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Open Access Publications from the University of California

Comparing channel form of restored tidal marshes to ancient marshes of the north San Francisco Bay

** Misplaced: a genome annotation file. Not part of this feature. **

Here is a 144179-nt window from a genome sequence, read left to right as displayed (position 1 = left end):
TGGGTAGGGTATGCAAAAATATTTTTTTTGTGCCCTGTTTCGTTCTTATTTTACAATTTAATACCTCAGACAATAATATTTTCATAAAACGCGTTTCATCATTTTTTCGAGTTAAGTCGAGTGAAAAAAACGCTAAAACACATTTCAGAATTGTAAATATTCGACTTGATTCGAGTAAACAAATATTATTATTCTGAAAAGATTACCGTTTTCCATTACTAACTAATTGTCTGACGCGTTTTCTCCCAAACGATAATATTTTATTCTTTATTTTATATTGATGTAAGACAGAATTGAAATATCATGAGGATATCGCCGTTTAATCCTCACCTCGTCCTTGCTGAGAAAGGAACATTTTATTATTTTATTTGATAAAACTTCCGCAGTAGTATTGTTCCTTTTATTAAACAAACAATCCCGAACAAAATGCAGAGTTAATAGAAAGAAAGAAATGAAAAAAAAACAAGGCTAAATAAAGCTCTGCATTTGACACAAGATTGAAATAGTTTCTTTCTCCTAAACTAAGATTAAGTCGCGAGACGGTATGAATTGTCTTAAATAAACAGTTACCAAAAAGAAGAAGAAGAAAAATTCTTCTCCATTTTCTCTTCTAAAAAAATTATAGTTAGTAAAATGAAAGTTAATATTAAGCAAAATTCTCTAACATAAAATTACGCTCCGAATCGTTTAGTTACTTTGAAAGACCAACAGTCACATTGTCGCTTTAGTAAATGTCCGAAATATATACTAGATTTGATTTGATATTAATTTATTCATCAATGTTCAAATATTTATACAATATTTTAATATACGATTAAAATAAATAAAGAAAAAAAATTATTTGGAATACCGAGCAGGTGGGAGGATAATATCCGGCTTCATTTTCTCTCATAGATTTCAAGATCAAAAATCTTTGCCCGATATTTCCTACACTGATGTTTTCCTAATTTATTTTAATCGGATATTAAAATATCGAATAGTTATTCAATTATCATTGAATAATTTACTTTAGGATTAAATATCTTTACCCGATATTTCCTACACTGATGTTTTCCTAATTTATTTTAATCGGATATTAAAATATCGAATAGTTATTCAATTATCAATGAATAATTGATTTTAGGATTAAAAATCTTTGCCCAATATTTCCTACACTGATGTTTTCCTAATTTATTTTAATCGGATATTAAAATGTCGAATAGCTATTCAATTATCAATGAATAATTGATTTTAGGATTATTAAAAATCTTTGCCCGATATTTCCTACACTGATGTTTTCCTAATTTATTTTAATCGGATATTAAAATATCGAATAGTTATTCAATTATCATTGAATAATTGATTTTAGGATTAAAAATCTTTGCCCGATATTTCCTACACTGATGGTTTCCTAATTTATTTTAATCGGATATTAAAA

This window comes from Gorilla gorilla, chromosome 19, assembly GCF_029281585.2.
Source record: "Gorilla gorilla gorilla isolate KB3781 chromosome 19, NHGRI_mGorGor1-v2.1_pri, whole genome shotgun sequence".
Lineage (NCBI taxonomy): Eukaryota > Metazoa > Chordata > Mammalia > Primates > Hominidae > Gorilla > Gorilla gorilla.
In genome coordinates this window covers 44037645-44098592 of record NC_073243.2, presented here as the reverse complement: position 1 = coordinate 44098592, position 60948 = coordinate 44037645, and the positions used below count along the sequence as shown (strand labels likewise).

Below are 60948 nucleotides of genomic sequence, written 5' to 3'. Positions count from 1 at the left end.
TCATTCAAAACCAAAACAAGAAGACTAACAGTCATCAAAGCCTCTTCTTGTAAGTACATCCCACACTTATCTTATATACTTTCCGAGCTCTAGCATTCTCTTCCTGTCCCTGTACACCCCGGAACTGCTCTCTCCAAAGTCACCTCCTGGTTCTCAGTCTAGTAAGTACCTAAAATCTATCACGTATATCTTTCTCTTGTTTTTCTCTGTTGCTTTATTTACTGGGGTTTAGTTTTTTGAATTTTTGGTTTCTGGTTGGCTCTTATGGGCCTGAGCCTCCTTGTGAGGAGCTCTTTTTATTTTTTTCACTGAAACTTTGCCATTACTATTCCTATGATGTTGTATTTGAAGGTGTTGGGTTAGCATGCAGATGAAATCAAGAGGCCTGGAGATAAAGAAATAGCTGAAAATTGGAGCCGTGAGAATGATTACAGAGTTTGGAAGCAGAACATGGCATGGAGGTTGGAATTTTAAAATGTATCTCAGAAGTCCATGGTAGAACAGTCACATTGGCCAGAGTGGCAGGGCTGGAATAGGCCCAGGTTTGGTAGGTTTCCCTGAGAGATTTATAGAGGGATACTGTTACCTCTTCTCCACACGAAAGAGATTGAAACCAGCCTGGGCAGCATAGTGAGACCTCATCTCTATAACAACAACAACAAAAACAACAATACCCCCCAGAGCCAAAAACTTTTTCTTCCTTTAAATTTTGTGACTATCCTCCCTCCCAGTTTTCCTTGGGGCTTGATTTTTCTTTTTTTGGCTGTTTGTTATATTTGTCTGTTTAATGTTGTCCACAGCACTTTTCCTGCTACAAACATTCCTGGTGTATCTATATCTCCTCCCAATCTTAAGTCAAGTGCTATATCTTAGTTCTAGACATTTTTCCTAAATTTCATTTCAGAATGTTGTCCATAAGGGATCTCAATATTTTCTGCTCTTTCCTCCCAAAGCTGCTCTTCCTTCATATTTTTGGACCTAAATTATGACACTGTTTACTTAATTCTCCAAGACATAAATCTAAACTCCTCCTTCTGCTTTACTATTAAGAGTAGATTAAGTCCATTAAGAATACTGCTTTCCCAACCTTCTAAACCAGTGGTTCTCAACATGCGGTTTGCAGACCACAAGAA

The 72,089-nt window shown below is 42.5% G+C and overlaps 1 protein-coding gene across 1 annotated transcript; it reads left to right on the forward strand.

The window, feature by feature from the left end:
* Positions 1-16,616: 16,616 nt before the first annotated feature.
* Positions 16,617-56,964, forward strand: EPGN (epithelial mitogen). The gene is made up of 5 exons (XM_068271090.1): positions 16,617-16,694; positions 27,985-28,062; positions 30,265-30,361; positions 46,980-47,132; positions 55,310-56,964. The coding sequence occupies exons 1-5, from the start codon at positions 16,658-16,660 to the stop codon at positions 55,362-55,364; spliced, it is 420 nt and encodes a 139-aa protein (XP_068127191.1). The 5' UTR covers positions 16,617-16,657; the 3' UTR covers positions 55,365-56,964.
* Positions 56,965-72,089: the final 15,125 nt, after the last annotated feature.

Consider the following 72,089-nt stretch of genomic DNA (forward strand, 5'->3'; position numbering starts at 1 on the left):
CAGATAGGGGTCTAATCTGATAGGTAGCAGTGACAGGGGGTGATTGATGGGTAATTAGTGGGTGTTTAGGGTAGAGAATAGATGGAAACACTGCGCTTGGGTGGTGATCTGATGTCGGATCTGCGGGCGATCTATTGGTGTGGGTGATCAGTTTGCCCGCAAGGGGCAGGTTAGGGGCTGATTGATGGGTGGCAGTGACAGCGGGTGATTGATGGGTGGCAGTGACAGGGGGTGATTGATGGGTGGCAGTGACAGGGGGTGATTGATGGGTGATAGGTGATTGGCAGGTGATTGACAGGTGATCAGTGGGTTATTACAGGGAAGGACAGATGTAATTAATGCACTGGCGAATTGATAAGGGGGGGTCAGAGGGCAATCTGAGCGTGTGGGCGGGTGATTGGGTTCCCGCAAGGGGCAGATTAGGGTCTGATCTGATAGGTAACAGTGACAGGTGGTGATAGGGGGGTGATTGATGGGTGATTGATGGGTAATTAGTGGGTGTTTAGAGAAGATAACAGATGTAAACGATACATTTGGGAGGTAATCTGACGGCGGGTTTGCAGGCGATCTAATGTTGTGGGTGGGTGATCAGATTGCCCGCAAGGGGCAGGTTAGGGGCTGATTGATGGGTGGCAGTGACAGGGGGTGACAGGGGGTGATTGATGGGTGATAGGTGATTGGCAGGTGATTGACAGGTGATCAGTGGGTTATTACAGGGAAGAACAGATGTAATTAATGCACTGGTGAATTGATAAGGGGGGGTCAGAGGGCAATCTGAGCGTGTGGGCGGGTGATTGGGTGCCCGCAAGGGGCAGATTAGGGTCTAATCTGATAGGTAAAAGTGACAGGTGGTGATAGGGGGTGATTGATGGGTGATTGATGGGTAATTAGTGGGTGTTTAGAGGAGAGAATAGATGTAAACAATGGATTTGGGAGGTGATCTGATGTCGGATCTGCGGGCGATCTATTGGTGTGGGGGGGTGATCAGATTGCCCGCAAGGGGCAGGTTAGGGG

In this study, I examine channel form in restored and natural tidal marshes to understand how marshes evolve from salt ponds and agricultural fi elds to naturally functioning tidal marshes. I examined the channel morphology of two marshes near the mouth of the Napa River in Solano County, California – one natural marsh approximately 100 years old (“centennial marsh”) and one restored in 1995 – using mapping techniques in ArcView GIS. I followed the techniques of a previous analysis done by Phil Williams and Associates (PWA) in 2003 on four other restored and natural marshes in the North San Francisco Bay and examined channel sinuosity, bifurcation ratios, length ratios, and drainage density (Garrity 2003). By combining my results with the results of the other four marshes, I have found that the data no longer fully conforms with the trends found by PWA. Both studies found that bifurcation ratios and length ratios of fi rst order channels tend to be larger for younger marshes. However, the contribution of my data shows that PWA’s observation that drainage density decreases with age is not entirely true. Instead, with the addition of data from the Napa centennial marsh, drainage density conforms more closely with the fi ndings of Steel and Pye (1997) that indicated drainage density increases with age up until about 150 years old and then decreases. Combining all of the data reveals that sinuosity tends to increase for 2nd order channels with the age of the marsh.

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